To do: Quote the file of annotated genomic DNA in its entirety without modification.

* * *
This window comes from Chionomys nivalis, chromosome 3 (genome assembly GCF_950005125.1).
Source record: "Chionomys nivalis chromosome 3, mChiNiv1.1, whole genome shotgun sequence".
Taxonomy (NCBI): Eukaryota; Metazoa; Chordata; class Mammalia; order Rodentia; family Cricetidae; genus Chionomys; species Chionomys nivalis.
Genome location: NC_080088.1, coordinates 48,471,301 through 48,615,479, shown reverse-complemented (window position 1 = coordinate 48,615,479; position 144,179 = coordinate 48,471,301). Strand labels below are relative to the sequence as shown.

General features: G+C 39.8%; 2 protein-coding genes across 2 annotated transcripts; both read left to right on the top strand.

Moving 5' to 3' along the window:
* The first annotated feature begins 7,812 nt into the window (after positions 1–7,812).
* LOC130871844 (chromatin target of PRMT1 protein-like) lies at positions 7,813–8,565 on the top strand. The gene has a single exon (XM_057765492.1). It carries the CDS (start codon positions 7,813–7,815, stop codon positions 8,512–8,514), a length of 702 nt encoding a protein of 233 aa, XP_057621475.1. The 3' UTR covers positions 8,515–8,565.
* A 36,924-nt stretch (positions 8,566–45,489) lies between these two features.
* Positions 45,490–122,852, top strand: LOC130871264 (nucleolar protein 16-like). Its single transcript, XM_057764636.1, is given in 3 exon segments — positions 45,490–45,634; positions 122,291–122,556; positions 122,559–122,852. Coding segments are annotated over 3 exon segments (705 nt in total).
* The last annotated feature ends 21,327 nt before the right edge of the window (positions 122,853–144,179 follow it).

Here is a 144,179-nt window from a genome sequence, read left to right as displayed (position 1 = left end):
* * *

This window comes from Chionomys nivalis, chromosome 3 (genome assembly GCF_950005125.1).
Source record: "Chionomys nivalis chromosome 3, mChiNiv1.1, whole genome shotgun sequence".
Taxonomy (NCBI): Eukaryota; Metazoa; Chordata; class Mammalia; order Rodentia; family Cricetidae; genus Chionomys; species Chionomys nivalis.
Genome location: NC_080088.1, coordinates 48,471,301 through 48,615,479, shown reverse-complemented (window position 1 = coordinate 48,615,479; position 144,179 = coordinate 48,471,301). Strand labels below are relative to the sequence as shown.

General features: G+C 39.8%; 2 protein-coding genes across 2 annotated transcripts; both read left to right on the top strand.

Moving 5' to 3' along the window:
* The first annotated feature begins 7,812 nt into the window (after positions 1–7,812).
* LOC130871844 (chromatin target of PRMT1 protein-like) lies at positions 7,813–8,565 on the top strand. The gene has a single exon (XM_057765492.1). It carries the CDS (start codon positions 7,813–7,815, stop codon positions 8,512–8,514), a length of 702 nt encoding a protein of 233 aa, XP_057621475.1. The 3' UTR covers positions 8,515–8,565.
* A 36,924-nt stretch (positions 8,566–45,489) lies between these two features.
* Positions 45,490–122,852, top strand: LOC130871264 (nucleolar protein 16-like). Its single transcript, XM_057764636.1, is given in 3 exon segments — positions 45,490–45,634; positions 122,291–122,556; positions 122,559–122,852. Coding segments are annotated over 3 exon segments (705 nt in total).
* The last annotated feature ends 21,327 nt before the right edge of the window (positions 122,853–144,179 follow it).

Here is a 144,179-nt window from a genome sequence, read left to right as displayed (position 1 = left end):